Email phishing is the most obvious risk facing health care entities as they seek to prevent breaches of protected health information (PHI), but legacy systems still in use are a covert—yet substantial—risk factor.
That’s the word from the 2019 HIMSS Cybersecurity Survey, which found that significant security incidents are a “near universal experience” in U.S. health care organizations. The survey also found that provider organizations are making gains in addressing these threats, says Lorren Pettit, vice president for research at HIMSS.
The survey found that health care organizations continue to experience significant security incidents: only 22% of health care organizations did not experience a breach over the last 12 months, similar to previous surveys the society has done (“Privacy Briefs,” RPP 15, no. 7). The majority of these incidents involved bad actors, and phishing and other email compromise schemes were the most prevalent threats.
However, Pettit warns that phishing may overshadow the threat posed by the expansive use of legacy platforms. “Not only do most organizations have at least one legacy system still in operation, but many organizations are resigned to the fact that they are dependent on these systems because they don’t have the resources to replace [them],” he tells RPP.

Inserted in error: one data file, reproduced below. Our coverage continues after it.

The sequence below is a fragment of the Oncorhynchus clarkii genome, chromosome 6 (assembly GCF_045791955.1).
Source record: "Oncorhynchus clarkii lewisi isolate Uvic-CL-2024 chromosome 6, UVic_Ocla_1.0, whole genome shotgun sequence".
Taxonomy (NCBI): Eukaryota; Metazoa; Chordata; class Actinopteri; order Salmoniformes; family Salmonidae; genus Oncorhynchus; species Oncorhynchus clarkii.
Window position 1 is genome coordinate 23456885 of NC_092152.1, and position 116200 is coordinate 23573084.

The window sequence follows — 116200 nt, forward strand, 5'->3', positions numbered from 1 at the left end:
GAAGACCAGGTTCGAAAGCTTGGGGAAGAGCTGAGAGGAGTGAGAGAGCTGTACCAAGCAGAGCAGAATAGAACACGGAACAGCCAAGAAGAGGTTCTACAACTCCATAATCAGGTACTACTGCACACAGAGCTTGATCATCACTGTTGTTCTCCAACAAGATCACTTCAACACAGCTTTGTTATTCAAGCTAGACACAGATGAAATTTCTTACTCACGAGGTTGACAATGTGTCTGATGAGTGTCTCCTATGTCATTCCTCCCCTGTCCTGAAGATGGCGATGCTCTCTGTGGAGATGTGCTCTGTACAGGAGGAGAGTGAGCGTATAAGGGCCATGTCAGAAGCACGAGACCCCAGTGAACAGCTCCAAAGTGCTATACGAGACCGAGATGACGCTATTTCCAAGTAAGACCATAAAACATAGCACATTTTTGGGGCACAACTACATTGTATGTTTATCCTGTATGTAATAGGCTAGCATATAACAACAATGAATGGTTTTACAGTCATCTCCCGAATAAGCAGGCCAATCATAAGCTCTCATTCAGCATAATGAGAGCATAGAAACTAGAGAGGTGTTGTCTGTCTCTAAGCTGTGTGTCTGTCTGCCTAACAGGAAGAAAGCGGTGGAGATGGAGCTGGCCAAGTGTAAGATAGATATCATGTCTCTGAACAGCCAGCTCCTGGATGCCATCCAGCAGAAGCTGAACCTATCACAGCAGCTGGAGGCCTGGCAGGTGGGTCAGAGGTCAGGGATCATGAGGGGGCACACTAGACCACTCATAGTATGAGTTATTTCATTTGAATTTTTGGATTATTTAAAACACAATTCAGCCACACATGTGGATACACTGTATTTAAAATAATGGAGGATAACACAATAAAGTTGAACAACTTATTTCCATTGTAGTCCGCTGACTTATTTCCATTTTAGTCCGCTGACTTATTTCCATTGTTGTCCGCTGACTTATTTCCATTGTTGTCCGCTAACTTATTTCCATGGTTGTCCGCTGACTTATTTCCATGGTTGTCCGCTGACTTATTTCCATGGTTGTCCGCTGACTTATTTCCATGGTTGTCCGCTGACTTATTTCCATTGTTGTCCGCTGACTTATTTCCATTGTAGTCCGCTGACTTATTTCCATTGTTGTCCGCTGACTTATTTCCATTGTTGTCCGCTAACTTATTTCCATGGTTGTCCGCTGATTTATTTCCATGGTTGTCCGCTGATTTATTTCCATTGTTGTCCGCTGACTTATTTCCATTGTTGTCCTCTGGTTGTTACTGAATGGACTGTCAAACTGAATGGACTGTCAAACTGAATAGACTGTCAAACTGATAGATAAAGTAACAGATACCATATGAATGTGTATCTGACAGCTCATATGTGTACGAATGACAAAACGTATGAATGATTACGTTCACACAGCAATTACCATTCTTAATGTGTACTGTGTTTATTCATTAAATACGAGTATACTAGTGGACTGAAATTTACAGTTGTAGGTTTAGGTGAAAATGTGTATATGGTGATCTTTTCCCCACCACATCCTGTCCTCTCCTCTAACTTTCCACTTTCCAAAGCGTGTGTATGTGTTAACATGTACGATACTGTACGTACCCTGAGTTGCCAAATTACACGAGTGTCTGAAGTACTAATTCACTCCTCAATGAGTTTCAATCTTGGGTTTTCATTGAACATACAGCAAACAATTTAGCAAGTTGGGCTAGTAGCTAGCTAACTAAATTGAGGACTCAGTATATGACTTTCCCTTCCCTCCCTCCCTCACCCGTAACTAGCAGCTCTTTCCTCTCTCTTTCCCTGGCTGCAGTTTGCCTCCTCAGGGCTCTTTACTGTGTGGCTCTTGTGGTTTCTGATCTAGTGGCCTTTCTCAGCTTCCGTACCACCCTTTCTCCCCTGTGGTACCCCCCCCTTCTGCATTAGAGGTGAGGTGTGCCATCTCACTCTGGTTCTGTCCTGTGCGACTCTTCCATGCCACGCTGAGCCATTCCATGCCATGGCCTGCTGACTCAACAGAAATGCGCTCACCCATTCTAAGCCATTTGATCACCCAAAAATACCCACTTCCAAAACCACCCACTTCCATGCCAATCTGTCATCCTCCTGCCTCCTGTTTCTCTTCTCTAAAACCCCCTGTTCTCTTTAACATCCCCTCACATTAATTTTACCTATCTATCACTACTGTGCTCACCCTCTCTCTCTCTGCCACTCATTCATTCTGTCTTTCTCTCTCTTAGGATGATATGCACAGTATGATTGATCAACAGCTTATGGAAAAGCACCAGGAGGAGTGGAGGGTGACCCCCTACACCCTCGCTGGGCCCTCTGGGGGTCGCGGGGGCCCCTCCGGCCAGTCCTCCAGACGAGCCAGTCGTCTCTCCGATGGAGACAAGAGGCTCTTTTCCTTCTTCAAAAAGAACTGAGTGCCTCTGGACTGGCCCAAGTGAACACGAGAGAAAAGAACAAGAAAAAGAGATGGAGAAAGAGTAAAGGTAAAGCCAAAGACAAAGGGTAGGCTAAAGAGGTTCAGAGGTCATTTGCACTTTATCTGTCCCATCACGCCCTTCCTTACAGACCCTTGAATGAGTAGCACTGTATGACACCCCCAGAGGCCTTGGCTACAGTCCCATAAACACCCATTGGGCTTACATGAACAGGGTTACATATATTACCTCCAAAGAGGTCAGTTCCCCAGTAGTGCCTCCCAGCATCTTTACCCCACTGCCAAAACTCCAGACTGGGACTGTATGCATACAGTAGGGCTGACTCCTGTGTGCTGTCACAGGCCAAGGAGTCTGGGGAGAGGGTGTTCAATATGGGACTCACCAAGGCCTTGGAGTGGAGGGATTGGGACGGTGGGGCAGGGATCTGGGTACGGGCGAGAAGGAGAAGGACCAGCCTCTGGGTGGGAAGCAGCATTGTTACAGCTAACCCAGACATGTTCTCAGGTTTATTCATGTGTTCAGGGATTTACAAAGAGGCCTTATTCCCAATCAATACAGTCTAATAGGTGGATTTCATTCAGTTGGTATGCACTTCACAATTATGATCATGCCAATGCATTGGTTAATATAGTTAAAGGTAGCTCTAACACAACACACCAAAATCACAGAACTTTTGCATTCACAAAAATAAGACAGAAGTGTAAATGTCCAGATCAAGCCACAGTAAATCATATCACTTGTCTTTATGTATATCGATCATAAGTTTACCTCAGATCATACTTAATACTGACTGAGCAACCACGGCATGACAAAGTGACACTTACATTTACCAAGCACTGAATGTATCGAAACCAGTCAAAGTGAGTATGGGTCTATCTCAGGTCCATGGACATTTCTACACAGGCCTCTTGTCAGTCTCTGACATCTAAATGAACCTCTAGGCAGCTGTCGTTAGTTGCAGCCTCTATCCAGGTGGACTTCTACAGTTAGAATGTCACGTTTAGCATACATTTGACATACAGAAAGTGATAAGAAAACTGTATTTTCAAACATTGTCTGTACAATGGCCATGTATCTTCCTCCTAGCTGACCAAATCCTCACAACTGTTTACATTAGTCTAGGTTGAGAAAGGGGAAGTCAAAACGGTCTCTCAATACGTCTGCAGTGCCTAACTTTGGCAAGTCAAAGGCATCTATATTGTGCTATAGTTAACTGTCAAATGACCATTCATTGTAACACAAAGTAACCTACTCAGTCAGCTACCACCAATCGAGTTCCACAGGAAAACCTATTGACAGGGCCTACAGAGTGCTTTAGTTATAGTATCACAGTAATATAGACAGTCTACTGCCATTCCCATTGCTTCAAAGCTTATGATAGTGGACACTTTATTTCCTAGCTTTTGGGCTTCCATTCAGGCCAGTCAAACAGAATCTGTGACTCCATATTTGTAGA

Organizations may operate legacy systems for several reasons: there may be no other alternative for the applications involved, workflows might get disrupted during a transition, and upgrading may be extremely costly, Pettit says.
HIMSS found that 86% of hospital respondents had at least one legacy system in place, Pettit says, adding that “this finding is significant as it illuminates the tension between the need to patch and upgrade systems—if they can be patched or upgraded—and the reality that many organizations remain dependent on legacy devices.”
These platforms may still perform their primary function “perfectly within expectations,” Pettit says, but may require additional security controls, such as isolation on their own networks or network segments. The problem isn’t necessarily the fault of security staff, he says. “Rather, it is a cost-benefit analysis and—likely—a wish for the health care organizations not to disrupt patient care and/or protocol.”